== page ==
What? I didn’t hear any of them announce they were going to run on the day Norwood died. Anyone with half a brain and a little bit of decency would wait at least a couple days to say it out loud.

    No one would fault Hudgens for getting his campaign people together and preparing to raise money, but the timing of his statement was rude and insensitive. He should have waited to say he was running. That would not have affected his campaign at all. This will.

  33. GOPGrassroots says:

    Has Jeff Emanuel ever said anything positive about anyone else? All is does is bash people who have actually had some success in politics, unlike his failed little bid for State House.

  34. Jmac says:

    The most alarming thing about the post was that after reading it I remarked out loud that I actually agreed with Jeff on something (well, except for the crack on Athens-Clarke County of course).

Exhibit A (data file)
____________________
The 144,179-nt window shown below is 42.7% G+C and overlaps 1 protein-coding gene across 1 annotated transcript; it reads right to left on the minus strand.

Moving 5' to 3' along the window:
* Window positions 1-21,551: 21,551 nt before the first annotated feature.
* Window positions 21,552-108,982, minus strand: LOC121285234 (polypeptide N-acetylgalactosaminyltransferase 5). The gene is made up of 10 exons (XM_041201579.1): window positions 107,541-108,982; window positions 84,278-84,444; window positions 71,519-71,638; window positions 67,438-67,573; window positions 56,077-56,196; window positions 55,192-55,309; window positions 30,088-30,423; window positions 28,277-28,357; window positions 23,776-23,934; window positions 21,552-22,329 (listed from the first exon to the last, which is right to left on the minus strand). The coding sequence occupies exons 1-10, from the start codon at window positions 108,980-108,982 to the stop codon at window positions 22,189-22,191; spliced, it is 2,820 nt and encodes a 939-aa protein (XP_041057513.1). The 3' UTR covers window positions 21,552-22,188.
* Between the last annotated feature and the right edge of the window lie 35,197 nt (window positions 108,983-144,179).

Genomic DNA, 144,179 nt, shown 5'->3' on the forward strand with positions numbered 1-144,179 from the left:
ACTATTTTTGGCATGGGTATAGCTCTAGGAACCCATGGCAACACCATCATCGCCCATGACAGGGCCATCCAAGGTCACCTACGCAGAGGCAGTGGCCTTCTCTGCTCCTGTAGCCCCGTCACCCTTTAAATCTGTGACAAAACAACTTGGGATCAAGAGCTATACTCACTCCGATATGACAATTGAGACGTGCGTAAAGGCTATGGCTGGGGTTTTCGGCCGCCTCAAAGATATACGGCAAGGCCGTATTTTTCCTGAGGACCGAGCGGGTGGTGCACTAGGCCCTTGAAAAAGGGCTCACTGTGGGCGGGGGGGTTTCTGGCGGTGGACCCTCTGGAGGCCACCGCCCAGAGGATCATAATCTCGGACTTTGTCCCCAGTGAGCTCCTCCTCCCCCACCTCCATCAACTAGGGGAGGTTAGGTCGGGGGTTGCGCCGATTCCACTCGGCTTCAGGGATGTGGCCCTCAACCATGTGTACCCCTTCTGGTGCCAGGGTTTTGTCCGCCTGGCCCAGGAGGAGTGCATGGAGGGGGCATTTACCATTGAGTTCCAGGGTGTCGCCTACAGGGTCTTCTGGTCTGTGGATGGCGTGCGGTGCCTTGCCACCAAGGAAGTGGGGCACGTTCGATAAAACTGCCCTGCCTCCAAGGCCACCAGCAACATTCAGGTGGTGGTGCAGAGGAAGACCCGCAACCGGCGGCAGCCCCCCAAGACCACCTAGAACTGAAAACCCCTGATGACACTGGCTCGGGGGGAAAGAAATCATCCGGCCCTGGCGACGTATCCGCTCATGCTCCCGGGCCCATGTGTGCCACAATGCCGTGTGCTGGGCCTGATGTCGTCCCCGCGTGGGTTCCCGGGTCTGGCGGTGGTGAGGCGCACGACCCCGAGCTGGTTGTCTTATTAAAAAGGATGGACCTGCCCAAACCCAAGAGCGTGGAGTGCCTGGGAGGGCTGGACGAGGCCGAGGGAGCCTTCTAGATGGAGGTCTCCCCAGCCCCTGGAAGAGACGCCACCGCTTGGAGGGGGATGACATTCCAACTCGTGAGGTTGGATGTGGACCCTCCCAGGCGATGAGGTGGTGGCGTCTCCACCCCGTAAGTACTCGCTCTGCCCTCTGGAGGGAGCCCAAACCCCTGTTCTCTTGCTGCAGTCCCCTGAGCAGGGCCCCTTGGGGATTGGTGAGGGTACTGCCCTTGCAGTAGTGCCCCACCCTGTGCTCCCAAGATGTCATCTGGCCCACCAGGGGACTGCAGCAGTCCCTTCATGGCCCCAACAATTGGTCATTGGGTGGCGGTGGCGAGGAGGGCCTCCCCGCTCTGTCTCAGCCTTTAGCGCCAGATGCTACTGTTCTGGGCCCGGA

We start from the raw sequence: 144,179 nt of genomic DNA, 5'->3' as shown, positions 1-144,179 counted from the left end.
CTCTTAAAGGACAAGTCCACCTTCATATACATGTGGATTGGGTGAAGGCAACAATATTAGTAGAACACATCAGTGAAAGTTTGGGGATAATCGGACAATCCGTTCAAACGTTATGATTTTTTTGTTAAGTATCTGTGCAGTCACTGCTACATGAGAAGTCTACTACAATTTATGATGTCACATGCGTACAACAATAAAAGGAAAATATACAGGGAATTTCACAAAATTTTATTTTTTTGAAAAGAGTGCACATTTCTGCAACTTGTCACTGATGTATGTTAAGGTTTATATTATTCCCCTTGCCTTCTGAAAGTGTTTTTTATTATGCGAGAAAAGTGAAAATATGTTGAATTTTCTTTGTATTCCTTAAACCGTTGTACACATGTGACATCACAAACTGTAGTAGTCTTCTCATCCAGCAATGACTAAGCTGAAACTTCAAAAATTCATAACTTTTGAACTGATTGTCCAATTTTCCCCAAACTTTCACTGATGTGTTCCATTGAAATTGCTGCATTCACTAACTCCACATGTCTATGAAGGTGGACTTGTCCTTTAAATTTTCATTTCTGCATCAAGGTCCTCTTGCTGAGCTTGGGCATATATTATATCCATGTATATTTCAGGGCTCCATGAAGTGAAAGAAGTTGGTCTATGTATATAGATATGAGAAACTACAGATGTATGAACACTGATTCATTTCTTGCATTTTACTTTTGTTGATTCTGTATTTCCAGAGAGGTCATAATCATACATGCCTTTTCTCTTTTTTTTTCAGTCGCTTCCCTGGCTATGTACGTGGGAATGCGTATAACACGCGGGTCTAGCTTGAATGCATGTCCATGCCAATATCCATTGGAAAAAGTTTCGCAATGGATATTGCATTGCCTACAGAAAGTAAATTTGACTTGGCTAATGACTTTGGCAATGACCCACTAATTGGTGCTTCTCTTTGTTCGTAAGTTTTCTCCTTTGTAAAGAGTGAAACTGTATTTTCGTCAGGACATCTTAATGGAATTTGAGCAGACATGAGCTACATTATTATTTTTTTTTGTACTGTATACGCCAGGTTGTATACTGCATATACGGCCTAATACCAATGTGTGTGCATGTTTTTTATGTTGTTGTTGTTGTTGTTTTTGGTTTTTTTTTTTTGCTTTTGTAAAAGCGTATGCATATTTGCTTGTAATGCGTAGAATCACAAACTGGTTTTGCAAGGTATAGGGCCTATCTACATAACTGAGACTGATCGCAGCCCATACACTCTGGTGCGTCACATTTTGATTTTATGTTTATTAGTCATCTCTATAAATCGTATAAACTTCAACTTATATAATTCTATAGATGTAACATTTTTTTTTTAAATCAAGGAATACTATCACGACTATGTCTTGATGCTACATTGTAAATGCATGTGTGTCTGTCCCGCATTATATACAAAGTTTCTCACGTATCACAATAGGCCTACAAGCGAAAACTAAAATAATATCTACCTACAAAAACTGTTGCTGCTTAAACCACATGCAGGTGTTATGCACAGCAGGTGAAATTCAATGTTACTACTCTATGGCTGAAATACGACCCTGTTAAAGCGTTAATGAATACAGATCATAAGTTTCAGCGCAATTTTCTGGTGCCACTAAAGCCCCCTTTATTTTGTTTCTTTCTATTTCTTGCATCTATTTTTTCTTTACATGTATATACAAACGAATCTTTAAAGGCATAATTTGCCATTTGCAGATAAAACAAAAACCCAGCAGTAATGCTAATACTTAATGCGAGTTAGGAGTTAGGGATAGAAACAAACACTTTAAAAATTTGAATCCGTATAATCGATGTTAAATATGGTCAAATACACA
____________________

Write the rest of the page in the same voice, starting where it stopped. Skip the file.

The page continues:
But, yes, Hudgens should have waited a couple of days until he announced, though I honestly don’t think he meant any disrespect. It was just incredibly awful timing.

    Has the governor actually called for the special election yet?

  35. drjay says:

    as i do not live in the 10th anymore i won’t have a horse in that race–but debbie, i supported hudgens actively in 92 and 94 and still find his timing rather tacky.

  36. debbie0040 says:

    I don’t think his intent was to show disrespect. I believe his intent was just to simply throw his hat in the ring and maybe try to disuade others from running. He did not announce anything new nor did he hold a big press conference .

    I do believe he would have been better served to wait, but he did what he thought was best and I do not think Hudgens was being uncaring or insensitive. Political realities do not take a back seat to grieving for the recently departed.

    Charlie Norwood was a great congressman, but life does go on. The grieving process will not be disrupted because Hudgens threw his hat in the ring. The political process goes on.